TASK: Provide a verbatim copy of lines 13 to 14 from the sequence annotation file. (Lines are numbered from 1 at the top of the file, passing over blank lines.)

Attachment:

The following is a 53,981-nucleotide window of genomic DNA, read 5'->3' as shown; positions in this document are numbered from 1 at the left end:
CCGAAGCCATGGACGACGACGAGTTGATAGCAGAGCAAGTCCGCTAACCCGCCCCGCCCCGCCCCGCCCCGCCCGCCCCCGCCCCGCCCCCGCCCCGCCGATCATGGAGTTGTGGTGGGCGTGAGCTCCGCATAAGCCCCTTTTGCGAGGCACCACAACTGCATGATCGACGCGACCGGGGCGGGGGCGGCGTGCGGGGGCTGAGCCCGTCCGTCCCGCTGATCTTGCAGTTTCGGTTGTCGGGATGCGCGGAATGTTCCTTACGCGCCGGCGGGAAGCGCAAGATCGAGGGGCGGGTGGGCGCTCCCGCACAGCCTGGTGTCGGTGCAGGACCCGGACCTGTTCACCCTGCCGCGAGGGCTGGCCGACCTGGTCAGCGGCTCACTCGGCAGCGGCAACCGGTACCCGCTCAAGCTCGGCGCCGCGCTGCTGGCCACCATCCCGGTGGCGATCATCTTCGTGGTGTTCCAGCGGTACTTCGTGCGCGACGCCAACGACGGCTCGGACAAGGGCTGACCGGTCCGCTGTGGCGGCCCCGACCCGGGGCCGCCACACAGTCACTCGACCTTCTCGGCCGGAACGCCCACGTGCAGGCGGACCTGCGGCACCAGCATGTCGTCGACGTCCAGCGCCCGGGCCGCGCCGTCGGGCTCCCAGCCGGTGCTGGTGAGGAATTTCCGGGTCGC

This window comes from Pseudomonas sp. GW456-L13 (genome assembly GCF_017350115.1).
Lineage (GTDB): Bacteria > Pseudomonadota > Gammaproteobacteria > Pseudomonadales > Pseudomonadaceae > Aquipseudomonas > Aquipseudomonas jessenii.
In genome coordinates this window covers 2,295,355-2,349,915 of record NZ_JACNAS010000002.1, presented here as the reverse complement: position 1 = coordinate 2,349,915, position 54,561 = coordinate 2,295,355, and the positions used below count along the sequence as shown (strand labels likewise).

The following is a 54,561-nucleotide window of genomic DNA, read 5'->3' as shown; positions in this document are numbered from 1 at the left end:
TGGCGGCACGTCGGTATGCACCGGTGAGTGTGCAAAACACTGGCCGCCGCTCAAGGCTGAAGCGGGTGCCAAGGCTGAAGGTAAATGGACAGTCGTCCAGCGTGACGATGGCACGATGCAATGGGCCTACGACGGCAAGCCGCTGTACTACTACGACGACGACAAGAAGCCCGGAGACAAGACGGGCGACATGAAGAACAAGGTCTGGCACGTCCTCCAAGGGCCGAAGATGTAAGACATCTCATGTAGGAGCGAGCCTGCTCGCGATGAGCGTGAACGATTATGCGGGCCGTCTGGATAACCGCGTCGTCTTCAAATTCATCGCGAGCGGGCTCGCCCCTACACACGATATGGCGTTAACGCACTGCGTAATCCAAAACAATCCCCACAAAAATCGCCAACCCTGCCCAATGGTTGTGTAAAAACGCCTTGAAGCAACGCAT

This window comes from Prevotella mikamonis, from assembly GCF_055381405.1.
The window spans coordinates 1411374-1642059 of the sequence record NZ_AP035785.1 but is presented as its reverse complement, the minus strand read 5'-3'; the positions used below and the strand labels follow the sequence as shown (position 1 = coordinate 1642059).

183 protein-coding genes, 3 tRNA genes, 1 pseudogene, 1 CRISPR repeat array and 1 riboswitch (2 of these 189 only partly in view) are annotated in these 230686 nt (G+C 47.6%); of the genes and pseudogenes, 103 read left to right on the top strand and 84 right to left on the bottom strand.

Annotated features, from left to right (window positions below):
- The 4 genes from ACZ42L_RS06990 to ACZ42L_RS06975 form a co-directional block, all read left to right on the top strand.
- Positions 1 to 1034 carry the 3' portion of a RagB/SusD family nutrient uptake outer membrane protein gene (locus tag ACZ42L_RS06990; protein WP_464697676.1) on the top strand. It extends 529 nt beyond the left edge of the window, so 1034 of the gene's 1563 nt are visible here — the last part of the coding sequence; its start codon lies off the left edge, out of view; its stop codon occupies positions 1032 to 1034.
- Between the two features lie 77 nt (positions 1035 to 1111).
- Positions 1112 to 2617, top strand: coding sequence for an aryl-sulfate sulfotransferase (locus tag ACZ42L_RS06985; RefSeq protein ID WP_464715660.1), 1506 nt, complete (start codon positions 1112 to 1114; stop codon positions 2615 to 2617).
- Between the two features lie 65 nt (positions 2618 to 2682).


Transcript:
- Positions 1 to 1034 carry the 3' portion of a RagB/SusD family nutrient uptake outer membrane protein gene (locus tag ACZ42L_RS06990; protein WP_464697676.1) on the top strand. It extends 529 nt beyond the left edge of the window, so 1034 of the gene's 1563 nt are visible here — the last part of the coding sequence; its start codon lies off the left edge, out of view; its stop codon occupies positions 1032 to 1034.
- Between the two features lie 77 nt (positions 1035 to 1111).